Alegent Health Catalyst Fund Transitions, Pledging $3.5 Million to 19 Area Non-Profit Organizations
OMAHA, Neb. – Alegent Health’s Catalyst Fund—formally the Community Benefit Trust (CBT)—has pledged $3.5 million in grants to 19 area non-profit agencies. More than $500,000 of that money is going to the Metro Area Continuum of Care for the Homeless (MACCH) to continue support for the area’s homeless population. Recently, there has been some confusion regarding the continued funding of area day shelters for the homeless. However, Alegent Health was able to honor the majority of MACCH’s funding request, which did not include a specific request for day shelter funding.
The CBT—launched by the Alegent Health Board of Directors three years ago—was intended to create tangible and measurable health improvements in some of the region’s most vulnerable populations in the metro communities and surrounding area by forging innovative partnerships with non-profit organizations. Although the CBT has proved to be an incredible resource—awarding $17 million in grants and providing assistance to tens of thousands of the area’s underserved—the Board recently announced plans to sharpen the Trust’s focus in an effort to make an even more significant impact on the important health needs of our community. Thus, the Catalyst Fund was established, focusing on early childhood health needs, with an initial emphasis on childhood nutrition and activity.
During the CBT’s transition to the Catalyst fund, Alegent Health remains committed to supporting the needs of the community, therefore setting aside funds to help programs previously supported by the Trust achieve sustainability. Grant requests for $4.5 million were received from 26 agencies and after careful review against the grant criteria, 19 agencies were selected.
Alegent Health will hold one final grant cycle later this year aimed at nine agencies whose programs were funded in January of this year and meet the criteria set forward by the Catalyst Fund. This will ensure that those agencies can continue to provide services while achieving new funding sources over the following year.
The following is the full list of the organizations receiving grants, along with proposal names and grant amounts: (Organizations with an asterisk are receiving second year and those with two asterisks are receiving third year grant funding).
Camp Fire USA and Big Brothers Big Sisters of the Midlands*
Juntas Viviendo Una Vida Saludable (Together Living a Healthy Life) — promoting healthy lifestyles for Hispanic girls through asset-based group programming and one-on-one mentoring
Center for Holistic Development, Inc. (CHD)*
Childhood Mental Health Consultation— comprehensive effort to address behavioral needs of preschool children
Child Saving Institute (CSI)**
First Time Parents— continue maintenance and success of current Young Parents Program, a prevention and early intervention service for young parents
Substance Abuse Training Initiative—develop a methamphetamine treatment training program for substance abuse treatment and criminal justice professionals
Douglas County Health Department (DCHD)*
Latinas en Accion: Talking Health Promotion to Immigrant Women— promote a health and fitness program among Latina women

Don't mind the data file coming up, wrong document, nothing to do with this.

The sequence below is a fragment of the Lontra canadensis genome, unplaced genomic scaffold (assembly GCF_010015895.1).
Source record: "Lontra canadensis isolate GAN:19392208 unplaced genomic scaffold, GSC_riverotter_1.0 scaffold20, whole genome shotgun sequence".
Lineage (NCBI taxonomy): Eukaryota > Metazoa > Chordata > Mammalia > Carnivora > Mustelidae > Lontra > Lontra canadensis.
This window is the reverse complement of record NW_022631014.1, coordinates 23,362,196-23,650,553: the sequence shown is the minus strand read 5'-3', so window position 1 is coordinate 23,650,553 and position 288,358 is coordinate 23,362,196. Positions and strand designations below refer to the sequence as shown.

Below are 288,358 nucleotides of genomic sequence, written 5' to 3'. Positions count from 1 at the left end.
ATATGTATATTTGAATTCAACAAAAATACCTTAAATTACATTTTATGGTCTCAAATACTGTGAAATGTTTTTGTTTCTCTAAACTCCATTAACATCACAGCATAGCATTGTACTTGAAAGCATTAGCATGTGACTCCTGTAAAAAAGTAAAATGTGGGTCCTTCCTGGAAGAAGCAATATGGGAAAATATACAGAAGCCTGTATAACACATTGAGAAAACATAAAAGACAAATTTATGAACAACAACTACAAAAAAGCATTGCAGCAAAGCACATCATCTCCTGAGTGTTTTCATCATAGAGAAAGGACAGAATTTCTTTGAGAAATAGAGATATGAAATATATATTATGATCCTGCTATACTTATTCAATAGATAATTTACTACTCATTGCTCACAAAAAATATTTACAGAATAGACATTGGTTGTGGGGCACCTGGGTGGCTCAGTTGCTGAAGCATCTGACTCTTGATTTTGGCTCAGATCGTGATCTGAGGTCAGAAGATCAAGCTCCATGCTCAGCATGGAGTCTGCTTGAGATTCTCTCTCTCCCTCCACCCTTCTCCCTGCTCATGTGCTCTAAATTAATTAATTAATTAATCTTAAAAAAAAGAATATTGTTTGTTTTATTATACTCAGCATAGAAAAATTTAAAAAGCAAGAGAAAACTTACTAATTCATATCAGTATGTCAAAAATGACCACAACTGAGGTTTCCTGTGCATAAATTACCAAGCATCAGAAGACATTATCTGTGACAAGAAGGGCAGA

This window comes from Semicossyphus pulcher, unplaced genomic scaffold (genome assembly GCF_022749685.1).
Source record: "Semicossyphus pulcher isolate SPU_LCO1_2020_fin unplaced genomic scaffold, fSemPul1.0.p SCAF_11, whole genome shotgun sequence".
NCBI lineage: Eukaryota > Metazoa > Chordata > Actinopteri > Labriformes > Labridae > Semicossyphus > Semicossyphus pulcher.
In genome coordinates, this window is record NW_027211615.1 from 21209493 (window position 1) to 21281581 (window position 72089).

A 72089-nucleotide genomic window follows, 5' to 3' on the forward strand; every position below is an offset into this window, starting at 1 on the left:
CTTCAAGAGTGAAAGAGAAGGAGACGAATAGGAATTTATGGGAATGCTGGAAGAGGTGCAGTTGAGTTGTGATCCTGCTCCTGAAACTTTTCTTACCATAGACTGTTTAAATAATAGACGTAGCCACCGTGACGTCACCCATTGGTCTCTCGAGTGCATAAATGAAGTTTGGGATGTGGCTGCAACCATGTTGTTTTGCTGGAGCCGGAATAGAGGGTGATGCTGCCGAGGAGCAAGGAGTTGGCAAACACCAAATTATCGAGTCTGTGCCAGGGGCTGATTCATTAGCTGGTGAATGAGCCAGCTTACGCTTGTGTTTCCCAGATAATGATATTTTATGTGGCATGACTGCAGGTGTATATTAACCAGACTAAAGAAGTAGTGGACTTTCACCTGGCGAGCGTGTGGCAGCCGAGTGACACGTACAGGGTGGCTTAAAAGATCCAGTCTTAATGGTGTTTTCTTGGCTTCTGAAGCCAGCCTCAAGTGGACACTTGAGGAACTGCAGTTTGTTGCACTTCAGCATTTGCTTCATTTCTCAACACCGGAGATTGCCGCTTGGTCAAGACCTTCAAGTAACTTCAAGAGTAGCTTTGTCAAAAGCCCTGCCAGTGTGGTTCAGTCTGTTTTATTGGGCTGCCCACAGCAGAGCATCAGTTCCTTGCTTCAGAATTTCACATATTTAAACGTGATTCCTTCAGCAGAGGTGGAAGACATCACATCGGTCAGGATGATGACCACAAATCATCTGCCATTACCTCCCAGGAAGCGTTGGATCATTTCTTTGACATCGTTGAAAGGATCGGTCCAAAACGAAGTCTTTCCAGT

Hope Medical Outreach Coalition*
Access to Affordable Medication for the Uninsured— assist in expanding the pharmacy program and providing health information for the uninsured
Immanuel Medical Center Level III/School Program*
Integrated Mental Health Services to Elementary Schools—sustain Mental Health Services in four local elementary schools
Leavenworth Neighborhood Association*
Diabetes Prevention through Community Partnership— implement a neighborhood diabetes prevention program
Lutheran Family Services of Nebraska*
Community Capacity and Resource Strengthening for New Americans—develop the community continuum of care for immigrants and refugees
Metro Area Continuum of Care for the Homeless*
Care for the Homeless— provide funding for an umbrella organization that will coordinate community resources for Omaha’s homeless population
NAF Multicultural Human Development Corporation**
Viva Sano— continue to strengthen the educational programs targeting Hispanics residing in Schuyler, Neb.
Nebraska AIDS Project*
One Community Outreach Program— offer outreach programs aimed at reducing risk of HIV infection among minority and disadvantaged communities
Omaha Hearing School*
New Generation Educational Resources Fund— develop and implement a fund for deaf children to be able to access sound and appropriate educational resources
OneWorld Community Health Centers, Inc.**
Behavioral Health Care Project— continue access to behavioral health services to individuals and families affected by multiple cultural, linguistic, economic and transportation barriers by increasing behavioral health system capacity
Our Healthy Community Partnership**
Club Possible: Building Attitudes Today for an Active Tomorrow— continue strengthening the program that improves the health of youths by encouraging activities and behaviors that shape healthy lifestyles
HERO Treatment Program— expand program for Homeless and low income Individuals with a Co-Occurring diagnosis
Together Inc. of Metropolitan Omaha*
Metro Food Security NET— maintain partnerships with local restaurants to allow excess food to be redistributed to homeless shelters and food pantries
Visiting Nurses Association of Omaha**
MCH Home Visitation Program in South Omaha— expand its Maternal Child Health Home Visitation Program to the Spanish-speaking population
Women’s Fund of Greater Omaha*
STD Public Information Campaign— continue sustaining a comprehensive STD Public Information Campaign, designed to raise awareness about STDs and the importance of getting tested